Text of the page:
RICHMOND, Va. (AP) _ Nothing was easy for Kevin Harvick from his very first day at NASCAR's highest level.
Thrust into a ride he wasn't ready for and forced to replace the sport's biggest icon, Harvick embarked on a bumpy five-year path pocked with problems he was ill-prepared to handle. He fought with rivals, bickered with teammates and jeopardized his career by challenging NASCAR one too many times.
But somewhere along the way he grew up, became a leader and helped turn around Richard Childress' slumping team.
``I would have fired my butt three or four years ago,'' Harvick said. ``But, you know, Richard is the type of person that he gives you a chance and let's you explore the world and try to realize who you are. As you get older, you become more mature and you understand situations.''
Understand this: Five years after Harvick scrambled into the late Dale Earnhardt's seat, he's finally become the championship contender Childress always knew he was.
His win Saturday night at Richmond International Raceway was his third of the season, and sends him into the Chase for the championship only 10 points out of first place.
Harvick didn't need the win at all. Needing to finish only 40th or better to lock up his spot in the postseason, he easily could have gone for a leisurely three-hour drive.
But that's not his style at all.
Harvick wants to win every time he gets into the car, so he stalked leader Kyle Busch and passed him for the win as they approached the white flag.
``I'd rather flip over and run 10th in the Chase than give up a chance to win a race,'' he said. ``If you have a chance to win the race, you have to win the race. They are too hard to come by.''
That very philosophy is what got Harvick in trouble during the early part of his NASCAR career.
He was 25 and supposed to have an entire year to prepare for his move to the upper echelon Cup series. But when Earnhardt was killed in an accident on the last lap of the 2001 Daytona 500, Harvick was fast-tracked to stardom.
Childress put him in Earnhardt's car, with a fresh coat of white paint and a new number. But the outward changes did little to change the fact he was replacing an icon. Some fans loved him, others loathed him, and Harvick wanted no part of the debate.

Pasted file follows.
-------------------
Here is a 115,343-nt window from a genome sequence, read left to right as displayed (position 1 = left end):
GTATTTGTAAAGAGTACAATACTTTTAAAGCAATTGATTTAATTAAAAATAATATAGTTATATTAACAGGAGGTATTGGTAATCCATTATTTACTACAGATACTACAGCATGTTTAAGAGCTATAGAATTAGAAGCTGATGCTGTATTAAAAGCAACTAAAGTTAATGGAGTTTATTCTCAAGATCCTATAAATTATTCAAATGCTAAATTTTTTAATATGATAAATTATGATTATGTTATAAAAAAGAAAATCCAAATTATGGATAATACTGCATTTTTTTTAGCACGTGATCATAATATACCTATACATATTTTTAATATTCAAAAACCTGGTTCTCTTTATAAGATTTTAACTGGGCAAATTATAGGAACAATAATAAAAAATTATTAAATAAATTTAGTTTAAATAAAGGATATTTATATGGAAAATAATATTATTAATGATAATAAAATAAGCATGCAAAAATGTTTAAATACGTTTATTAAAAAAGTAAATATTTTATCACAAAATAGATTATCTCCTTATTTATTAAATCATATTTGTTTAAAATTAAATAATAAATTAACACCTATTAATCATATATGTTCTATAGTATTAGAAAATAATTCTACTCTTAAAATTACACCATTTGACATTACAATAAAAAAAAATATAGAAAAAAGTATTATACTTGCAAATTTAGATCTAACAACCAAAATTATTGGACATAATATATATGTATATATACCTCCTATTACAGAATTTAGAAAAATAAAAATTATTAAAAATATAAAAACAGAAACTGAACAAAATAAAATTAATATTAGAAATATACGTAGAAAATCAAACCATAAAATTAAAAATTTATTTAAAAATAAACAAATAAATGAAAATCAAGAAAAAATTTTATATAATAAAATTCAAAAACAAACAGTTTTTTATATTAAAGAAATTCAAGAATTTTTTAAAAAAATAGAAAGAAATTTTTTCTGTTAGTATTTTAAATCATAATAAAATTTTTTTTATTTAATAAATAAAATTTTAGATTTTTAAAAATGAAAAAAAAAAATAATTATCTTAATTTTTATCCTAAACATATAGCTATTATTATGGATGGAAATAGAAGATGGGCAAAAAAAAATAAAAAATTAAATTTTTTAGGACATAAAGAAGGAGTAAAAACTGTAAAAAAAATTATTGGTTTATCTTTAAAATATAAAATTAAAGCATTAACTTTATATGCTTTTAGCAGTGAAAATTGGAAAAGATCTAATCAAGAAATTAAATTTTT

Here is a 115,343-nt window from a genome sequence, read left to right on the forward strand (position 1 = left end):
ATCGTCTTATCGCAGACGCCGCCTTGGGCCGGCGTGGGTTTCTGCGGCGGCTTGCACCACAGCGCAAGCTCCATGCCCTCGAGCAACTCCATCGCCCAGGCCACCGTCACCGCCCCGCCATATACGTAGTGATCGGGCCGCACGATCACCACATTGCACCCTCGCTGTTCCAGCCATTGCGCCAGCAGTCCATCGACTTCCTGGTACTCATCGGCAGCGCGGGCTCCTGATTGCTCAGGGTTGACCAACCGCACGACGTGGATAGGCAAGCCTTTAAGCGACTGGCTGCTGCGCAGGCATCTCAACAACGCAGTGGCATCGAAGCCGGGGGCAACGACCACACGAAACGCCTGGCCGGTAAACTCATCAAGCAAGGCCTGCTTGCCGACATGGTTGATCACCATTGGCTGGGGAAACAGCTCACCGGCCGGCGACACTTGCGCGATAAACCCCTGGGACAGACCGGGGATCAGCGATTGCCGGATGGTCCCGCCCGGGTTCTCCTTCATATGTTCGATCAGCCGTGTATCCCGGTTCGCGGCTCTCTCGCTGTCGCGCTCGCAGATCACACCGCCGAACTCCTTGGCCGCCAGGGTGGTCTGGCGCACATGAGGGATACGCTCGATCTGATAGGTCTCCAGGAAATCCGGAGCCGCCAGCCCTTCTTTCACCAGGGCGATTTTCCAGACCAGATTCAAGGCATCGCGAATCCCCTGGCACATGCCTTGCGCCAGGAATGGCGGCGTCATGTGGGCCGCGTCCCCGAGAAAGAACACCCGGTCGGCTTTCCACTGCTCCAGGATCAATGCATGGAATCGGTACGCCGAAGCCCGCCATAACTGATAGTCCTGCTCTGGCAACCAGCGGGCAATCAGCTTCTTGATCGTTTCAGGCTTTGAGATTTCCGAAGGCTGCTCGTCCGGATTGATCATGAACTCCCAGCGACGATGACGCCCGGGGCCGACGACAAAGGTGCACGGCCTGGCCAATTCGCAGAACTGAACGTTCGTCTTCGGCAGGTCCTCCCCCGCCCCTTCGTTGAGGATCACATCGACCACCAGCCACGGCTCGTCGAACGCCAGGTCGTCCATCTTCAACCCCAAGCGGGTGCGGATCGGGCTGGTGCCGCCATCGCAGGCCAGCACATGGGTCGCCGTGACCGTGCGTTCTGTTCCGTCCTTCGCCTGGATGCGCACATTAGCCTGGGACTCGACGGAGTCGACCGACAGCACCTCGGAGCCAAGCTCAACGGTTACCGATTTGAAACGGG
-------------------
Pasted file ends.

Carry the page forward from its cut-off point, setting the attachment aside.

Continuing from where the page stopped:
He tried to put his focus on the track, but his ultra-competitive nature handcuffed him. Harvick is brash and unafraid to speak his mind, especially when a rival rubs him the wrong way.
So he fought with Greg Biffle, openly mocked Kurt Busch and feuded with his very own RCR teammates.
``I've left competition meetings before with everybody looking at me like I was the biggest butt in the whole entire world,'' he said.
NASCAR eventually said ``Enough!'' when the sanctioning body suspended him for one race in 2002 as punishment for wrecking another driver in a Truck Series race the day before.
It was the wake-up call Harvick needed, but it came when RCR was spiraling into a deep slump. Even though Harvick finally saw the big picture, his team had fallen on hard times and running up front was no longer an automatic.
It wasn't until this season that RCR finally turned the corner and reclaimed its spot among the NASCAR elite. But it began in the final year of Harvick's contract, with both sides unsure if he should return.
Childress wanted Harvick only if the driver was ready to do the things necessary to win a title. And Harvick wanted to return only if Childress had a team capable of doing it.
Despite tons of money thrown his way from other teams, Harvick ultimately decided he wanted to stay put and signed a contract extension in May.
``I wanted to know all my options, I didn't want to second guess the decision,'' he said. ``I felt like RCR was the play where I needed to be. I think everybody is thinking we made the right decision.''
Now 30 years old, Harvick is finally at the place Childress always knew he could be.
He's running away with the Busch Series title, and has an honest shot at adding the Cup title to it. Teammate Jeff Burton is also in the Chase, giving RCR two out of 10 title chances.
``We can do it, Kevin or Jeff,'' Childress said. ``We've still got work to do, still got improvements to make, but we've come a long way and we've got as good a chance as anyone.''
When asked if Harvick is finally ready to be a champion, Childress didn't pause.
``He's already a champion,'' he said. ``Always has been.''